Luther also taught us the importance of the written Word of God. He proceeded to translate the Bible into German for the people in his churches. As these new believers began to search the scriptures in their own language everything changed. Today we have access to many great translations, commentaries and word study books. Dig into the word of God; it is food for our soul.

 

 

Our Protestant fathers also taught us the importance of the local church. The ministries of the ministers flow out of the local church and become the centerpiece of our Christian lives.

In the revival of 1734-1735 in Northampton, Mass, the local church became the hub of everything. This is where our instruction, our relationships, and even our business found its protection. The local church is critical to our way of life in our western culture.

Ephesians 2:17-22 17And he came and preached peace to you who were far off and peace to those who were near. 18For through him we both have access in one Spirit to the Father. 19So then you are no longer strangers and aliens, but you are fellow citizens with the saints and members of the household of God, 20 built on the foundation of the apostles and prophets, Christ Jesus himself being the cornerstone, 21in whom the whole structure, being joined together, grows into a holy temple in the Lord. 22In him you also are being built together into a dwelling place for God by the Spirit.

 

These truths in today’s devotion can change your life. We learn the importance of the priesthood of the believer. We all have access to God and can hear from Him. Also we see that the Lord speaks to us primarily from His written word. Immerse yourself in scripture and you will begin to grow profoundly. Finally in today’s segment, we are reminded of the blessing of the local church. This is our place of safety and our place to serve together with other believers.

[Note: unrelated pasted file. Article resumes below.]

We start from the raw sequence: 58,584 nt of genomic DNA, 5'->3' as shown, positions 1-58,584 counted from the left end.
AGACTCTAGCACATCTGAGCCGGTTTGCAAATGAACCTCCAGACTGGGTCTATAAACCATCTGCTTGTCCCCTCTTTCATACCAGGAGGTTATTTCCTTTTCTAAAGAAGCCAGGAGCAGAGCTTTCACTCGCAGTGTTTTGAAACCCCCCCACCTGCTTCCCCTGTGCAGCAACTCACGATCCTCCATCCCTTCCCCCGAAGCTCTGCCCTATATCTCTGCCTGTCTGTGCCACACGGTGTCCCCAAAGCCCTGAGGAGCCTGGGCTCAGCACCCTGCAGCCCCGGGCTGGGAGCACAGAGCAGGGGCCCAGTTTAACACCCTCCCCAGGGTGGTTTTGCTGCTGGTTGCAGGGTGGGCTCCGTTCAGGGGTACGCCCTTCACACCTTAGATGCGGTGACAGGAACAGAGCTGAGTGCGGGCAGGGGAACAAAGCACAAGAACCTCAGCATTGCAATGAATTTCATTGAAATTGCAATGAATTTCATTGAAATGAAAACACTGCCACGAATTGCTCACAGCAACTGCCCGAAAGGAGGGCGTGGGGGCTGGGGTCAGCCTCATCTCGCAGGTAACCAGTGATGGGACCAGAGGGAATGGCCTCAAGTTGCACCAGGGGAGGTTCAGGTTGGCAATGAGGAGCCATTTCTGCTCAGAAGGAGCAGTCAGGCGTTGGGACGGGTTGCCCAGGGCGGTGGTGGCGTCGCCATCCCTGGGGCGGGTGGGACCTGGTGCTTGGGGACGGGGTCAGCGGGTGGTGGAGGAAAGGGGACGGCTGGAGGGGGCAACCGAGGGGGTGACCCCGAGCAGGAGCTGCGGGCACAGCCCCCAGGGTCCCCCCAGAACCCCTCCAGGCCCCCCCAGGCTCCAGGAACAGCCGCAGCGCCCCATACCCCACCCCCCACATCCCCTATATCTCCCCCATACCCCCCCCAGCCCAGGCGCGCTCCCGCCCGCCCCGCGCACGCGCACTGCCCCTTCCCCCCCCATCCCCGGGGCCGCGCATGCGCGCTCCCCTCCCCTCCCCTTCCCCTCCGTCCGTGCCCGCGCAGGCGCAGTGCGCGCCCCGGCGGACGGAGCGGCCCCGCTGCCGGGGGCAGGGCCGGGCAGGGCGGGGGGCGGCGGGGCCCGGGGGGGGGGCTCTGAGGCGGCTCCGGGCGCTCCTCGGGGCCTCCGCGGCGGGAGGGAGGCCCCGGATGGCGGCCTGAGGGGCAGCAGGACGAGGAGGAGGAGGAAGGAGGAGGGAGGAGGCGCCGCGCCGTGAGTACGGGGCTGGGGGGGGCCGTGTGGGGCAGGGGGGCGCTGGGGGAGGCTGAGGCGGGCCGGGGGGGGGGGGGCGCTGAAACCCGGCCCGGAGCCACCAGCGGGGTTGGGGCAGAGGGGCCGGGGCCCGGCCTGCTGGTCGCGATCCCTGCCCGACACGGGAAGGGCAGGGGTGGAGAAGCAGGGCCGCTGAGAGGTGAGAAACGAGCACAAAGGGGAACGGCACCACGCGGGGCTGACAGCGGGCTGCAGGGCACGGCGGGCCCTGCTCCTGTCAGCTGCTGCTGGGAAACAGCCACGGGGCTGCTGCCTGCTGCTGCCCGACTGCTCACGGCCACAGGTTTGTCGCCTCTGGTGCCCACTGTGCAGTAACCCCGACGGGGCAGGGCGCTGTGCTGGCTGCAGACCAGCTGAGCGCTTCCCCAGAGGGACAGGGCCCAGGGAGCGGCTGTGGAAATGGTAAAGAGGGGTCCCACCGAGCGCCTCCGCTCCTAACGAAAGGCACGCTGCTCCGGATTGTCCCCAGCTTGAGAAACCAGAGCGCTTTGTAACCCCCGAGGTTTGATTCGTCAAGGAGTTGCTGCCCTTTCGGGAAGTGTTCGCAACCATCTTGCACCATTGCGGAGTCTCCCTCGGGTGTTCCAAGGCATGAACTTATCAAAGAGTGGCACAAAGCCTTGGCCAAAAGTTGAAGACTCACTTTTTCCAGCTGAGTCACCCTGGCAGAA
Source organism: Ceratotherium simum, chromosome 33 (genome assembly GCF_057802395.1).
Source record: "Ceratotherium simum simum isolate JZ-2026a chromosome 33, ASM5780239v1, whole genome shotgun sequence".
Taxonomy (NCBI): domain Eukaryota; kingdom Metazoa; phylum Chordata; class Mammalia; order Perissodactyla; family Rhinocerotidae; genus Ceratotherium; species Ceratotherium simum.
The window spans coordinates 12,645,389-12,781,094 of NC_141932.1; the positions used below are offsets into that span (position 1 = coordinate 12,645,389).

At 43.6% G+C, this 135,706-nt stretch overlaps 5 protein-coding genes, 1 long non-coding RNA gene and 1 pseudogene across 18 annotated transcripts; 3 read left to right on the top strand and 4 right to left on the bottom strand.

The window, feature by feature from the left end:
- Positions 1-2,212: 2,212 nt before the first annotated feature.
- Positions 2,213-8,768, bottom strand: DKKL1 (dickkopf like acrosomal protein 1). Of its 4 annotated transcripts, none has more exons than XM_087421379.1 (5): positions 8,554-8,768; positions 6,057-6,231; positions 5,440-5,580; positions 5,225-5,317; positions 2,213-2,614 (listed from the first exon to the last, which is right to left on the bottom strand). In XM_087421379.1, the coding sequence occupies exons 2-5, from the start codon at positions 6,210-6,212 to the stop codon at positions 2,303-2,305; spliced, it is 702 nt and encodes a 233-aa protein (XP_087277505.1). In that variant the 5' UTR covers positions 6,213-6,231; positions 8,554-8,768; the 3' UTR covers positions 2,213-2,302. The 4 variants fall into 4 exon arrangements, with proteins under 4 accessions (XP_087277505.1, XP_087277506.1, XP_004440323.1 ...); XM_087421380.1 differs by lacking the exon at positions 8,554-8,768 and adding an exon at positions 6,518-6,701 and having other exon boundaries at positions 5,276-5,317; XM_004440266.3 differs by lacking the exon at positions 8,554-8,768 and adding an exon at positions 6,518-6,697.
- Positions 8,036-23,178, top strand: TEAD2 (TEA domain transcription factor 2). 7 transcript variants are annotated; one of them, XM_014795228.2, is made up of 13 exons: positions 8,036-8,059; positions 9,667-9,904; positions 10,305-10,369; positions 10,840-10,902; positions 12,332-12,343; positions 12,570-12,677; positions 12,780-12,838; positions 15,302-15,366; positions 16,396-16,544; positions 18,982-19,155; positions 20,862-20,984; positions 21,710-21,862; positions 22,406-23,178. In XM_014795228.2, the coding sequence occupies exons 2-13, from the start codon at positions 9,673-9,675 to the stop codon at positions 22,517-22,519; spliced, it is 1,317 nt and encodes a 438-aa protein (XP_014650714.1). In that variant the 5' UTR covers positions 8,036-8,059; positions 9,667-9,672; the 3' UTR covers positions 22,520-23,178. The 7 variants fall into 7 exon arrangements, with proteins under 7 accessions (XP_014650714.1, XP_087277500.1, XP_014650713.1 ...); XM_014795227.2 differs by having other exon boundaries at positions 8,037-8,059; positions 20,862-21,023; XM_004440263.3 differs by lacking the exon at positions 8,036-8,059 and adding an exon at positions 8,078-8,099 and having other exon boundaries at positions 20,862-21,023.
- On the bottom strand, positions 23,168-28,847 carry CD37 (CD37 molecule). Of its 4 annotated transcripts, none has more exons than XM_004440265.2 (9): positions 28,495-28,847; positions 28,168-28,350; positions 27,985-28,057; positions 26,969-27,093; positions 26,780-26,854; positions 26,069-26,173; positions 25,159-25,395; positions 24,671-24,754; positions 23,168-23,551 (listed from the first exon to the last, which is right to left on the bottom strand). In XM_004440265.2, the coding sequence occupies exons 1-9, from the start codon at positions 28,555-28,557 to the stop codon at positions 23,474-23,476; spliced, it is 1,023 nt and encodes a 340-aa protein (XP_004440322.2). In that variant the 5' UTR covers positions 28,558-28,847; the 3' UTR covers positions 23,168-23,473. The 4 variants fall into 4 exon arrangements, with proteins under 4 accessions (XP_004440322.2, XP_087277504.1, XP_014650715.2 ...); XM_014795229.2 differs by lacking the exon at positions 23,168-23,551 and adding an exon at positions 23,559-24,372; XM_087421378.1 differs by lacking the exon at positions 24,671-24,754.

PROTESTANT AND PENTECOSTAL #1

Rom. 1:16 ¶ For I am not ashamed of the gospel, for it is the power of God for salvation to everyone who believes, to the Jew first and also to the Greek.

Our world is in a constant state of change, and regretfully many of these secular changes gradually but steadily affect the church. Regretfully we are losing our moorings, our connection to the heritage of our Christian faith.

Over the past twenty years I have been on a spiritual safari, searching for the reality of God in my life and in His church. This journey inevitably leads me to the past, to the men and women who have gone before us. I find myself drinking from the ancient wells of our fathers. The wells of Augustine, Luther, Spurgeon, Jonathan Edwards, Matthew Henry and many others keep attracting me and calling me to drink. The more I drink; I am convinced of two things. First, I am a Protestant Christian. The message that birthed Western civilization penned by the Apostle Paul “The just shall live by faith,” and echoed by Martin Luther 15 centuries later is still the foundation of Western Civilization today, the undergirding of His church and the anchor of my soul.